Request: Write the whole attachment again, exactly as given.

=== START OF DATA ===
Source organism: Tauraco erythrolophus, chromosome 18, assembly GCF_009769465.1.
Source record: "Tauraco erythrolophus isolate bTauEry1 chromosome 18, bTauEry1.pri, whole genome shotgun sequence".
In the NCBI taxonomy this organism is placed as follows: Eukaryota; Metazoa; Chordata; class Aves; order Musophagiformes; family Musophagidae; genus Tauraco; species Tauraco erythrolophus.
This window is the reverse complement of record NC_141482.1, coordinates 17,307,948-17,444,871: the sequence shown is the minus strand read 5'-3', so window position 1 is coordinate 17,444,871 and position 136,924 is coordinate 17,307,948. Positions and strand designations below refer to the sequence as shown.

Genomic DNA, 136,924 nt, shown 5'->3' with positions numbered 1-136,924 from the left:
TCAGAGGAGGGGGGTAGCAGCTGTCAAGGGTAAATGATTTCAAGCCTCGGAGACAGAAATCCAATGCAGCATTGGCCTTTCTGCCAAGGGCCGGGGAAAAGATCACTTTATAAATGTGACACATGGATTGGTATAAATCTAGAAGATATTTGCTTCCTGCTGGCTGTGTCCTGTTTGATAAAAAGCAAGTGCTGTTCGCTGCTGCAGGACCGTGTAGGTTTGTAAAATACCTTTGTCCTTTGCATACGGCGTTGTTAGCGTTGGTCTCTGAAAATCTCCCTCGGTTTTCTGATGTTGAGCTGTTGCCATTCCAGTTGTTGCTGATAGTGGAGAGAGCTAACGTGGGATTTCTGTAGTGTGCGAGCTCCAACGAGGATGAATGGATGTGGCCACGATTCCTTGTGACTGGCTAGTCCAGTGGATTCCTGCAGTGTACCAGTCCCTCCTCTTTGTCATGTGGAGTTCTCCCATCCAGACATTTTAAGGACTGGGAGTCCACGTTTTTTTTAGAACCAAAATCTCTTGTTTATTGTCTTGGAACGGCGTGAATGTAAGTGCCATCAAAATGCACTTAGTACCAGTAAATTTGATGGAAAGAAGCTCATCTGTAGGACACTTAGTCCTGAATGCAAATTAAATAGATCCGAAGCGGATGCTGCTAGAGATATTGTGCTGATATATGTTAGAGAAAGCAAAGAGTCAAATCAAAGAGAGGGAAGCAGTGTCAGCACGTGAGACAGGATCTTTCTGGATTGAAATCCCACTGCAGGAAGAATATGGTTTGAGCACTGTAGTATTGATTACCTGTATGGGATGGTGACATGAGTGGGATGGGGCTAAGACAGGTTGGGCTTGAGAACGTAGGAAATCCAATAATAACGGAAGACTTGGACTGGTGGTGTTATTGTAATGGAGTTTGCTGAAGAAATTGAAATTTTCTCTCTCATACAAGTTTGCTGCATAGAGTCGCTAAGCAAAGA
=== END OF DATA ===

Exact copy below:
Source organism: Tauraco erythrolophus, chromosome 18, assembly GCF_009769465.1.
Source record: "Tauraco erythrolophus isolate bTauEry1 chromosome 18, bTauEry1.pri, whole genome shotgun sequence".
In the NCBI taxonomy this organism is placed as follows: Eukaryota; Metazoa; Chordata; class Aves; order Musophagiformes; family Musophagidae; genus Tauraco; species Tauraco erythrolophus.
This window is the reverse complement of record NC_141482.1, coordinates 17,307,948-17,444,871: the sequence shown is the minus strand read 5'-3', so window position 1 is coordinate 17,444,871 and position 136,924 is coordinate 17,307,948. Positions and strand designations below refer to the sequence as shown.

Genomic DNA, 136,924 nt, shown 5'->3' with positions numbered 1-136,924 from the left:
TCAGAGGAGGGGGGTAGCAGCTGTCAAGGGTAAATGATTTCAAGCCTCGGAGACAGAAATCCAATGCAGCATTGGCCTTTCTGCCAAGGGCCGGGGAAAAGATCACTTTATAAATGTGACACATGGATTGGTATAAATCTAGAAGATATTTGCTTCCTGCTGGCTGTGTCCTGTTTGATAAAAAGCAAGTGCTGTTCGCTGCTGCAGGACCGTGTAGGTTTGTAAAATACCTTTGTCCTTTGCATACGGCGTTGTTAGCGTTGGTCTCTGAAAATCTCCCTCGGTTTTCTGATGTTGAGCTGTTGCCATTCCAGTTGTTGCTGATAGTGGAGAGAGCTAACGTGGGATTTCTGTAGTGTGCGAGCTCCAACGAGGATGAATGGATGTGGCCACGATTCCTTGTGACTGGCTAGTCCAGTGGATTCCTGCAGTGTACCAGTCCCTCCTCTTTGTCATGTGGAGTTCTCCCATCCAGACATTTTAAGGACTGGGAGTCCACGTTTTTTTTAGAACCAAAATCTCTTGTTTATTGTCTTGGAACGGCGTGAATGTAAGTGCCATCAAAATGCACTTAGTACCAGTAAATTTGATGGAAAGAAGCTCATCTGTAGGACACTTAGTCCTGAATGCAAATTAAATAGATCCGAAGCGGATGCTGCTAGAGATATTGTGCTGATATATGTTAGAGAAAGCAAAGAGTCAAATCAAAGAGAGGGAAGCAGTGTCAGCACGTGAGACAGGATCTTTCTGGATTGAAATCCCACTGCAGGAAGAATATGGTTTGAGCACTGTAGTATTGATTACCTGTATGGGATGGTGACATGAGTGGGATGGGGCTAAGACAGGTTGGGCTTGAGAACGTAGGAAATCCAATAATAACGGAAGACTTGGACTGGTGGTGTTATTGTAATGGAGTTTGCTGAAGAAATTGAAATTTTCTCTCTCATACAAGTTTGCTGCATAGAGTCGCTAAGCAAAGA